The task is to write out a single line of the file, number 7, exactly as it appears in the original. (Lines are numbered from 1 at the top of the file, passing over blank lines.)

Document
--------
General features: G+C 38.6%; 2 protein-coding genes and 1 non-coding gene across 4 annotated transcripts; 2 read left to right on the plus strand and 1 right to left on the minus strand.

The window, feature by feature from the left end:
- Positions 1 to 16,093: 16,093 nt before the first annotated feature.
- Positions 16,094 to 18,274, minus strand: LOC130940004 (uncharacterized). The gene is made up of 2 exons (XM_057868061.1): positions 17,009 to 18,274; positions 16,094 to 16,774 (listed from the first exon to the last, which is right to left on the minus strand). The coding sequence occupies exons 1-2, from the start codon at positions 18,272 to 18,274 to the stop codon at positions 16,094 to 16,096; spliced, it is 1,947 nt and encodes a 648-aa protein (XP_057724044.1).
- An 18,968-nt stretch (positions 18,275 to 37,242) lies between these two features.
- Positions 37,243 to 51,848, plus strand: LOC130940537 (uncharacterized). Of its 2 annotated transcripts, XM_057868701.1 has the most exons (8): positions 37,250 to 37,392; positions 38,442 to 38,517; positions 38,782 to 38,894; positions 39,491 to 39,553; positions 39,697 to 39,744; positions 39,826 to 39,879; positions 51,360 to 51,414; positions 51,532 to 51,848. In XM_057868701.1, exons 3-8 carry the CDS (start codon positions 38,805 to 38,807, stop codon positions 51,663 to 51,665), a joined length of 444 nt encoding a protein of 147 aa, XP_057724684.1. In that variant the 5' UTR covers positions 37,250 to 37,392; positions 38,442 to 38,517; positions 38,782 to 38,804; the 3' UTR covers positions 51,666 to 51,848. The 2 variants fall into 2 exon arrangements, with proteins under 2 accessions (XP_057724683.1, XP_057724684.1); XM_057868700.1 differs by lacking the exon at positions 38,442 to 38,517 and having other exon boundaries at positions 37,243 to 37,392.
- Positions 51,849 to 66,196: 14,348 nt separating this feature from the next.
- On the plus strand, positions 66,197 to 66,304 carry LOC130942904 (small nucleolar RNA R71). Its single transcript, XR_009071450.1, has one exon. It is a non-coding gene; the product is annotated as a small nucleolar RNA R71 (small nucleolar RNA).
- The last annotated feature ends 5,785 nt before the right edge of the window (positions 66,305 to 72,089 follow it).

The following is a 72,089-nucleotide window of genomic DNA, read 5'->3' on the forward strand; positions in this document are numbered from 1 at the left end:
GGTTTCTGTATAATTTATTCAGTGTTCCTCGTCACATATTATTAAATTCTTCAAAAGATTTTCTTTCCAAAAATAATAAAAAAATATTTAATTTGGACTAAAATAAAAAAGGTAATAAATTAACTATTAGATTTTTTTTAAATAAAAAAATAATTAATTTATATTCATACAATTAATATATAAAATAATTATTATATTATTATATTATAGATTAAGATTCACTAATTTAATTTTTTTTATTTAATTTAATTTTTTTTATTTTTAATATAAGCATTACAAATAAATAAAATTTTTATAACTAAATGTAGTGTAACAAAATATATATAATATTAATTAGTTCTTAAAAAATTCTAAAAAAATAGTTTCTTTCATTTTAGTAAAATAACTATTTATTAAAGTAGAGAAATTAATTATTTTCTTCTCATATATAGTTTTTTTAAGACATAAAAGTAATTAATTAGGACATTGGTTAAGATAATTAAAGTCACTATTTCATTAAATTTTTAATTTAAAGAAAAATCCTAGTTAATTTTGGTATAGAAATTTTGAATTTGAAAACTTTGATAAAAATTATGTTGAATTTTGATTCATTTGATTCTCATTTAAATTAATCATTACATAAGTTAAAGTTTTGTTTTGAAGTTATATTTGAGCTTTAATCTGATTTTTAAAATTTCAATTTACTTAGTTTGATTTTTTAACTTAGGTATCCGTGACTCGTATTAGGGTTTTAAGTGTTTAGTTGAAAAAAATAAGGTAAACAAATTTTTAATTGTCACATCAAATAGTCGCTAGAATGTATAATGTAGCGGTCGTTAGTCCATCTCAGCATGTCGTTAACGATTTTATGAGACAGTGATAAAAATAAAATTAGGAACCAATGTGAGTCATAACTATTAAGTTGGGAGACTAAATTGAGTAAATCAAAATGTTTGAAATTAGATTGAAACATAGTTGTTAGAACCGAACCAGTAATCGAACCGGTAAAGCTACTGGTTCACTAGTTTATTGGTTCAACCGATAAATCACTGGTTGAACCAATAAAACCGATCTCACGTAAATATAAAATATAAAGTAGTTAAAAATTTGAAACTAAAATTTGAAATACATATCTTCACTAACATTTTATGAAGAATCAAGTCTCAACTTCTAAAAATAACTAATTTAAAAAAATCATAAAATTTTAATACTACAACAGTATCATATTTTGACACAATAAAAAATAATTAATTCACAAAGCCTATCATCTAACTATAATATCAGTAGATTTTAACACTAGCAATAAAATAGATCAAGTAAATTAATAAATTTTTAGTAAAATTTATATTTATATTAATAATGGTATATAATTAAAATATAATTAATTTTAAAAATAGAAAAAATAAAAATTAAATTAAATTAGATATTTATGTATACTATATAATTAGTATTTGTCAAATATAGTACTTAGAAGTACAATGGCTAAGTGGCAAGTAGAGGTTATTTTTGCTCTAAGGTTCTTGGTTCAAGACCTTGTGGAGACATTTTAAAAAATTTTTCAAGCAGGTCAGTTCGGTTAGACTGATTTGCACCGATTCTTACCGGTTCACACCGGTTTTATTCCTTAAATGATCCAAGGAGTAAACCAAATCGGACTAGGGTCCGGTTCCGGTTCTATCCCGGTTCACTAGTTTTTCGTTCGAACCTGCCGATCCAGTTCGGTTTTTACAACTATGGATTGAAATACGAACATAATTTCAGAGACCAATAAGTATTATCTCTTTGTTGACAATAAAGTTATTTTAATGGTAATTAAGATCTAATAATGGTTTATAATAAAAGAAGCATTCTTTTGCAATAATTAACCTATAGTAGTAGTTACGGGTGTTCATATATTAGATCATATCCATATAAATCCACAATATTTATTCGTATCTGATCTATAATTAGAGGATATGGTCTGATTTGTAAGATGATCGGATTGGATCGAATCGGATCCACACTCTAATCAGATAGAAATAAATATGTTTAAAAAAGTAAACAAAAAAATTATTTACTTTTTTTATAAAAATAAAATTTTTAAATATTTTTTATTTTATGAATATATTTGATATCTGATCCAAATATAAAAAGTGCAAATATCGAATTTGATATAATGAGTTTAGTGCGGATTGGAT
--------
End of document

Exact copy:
- Positions 51,849 to 66,196: 14,348 nt separating this feature from the next.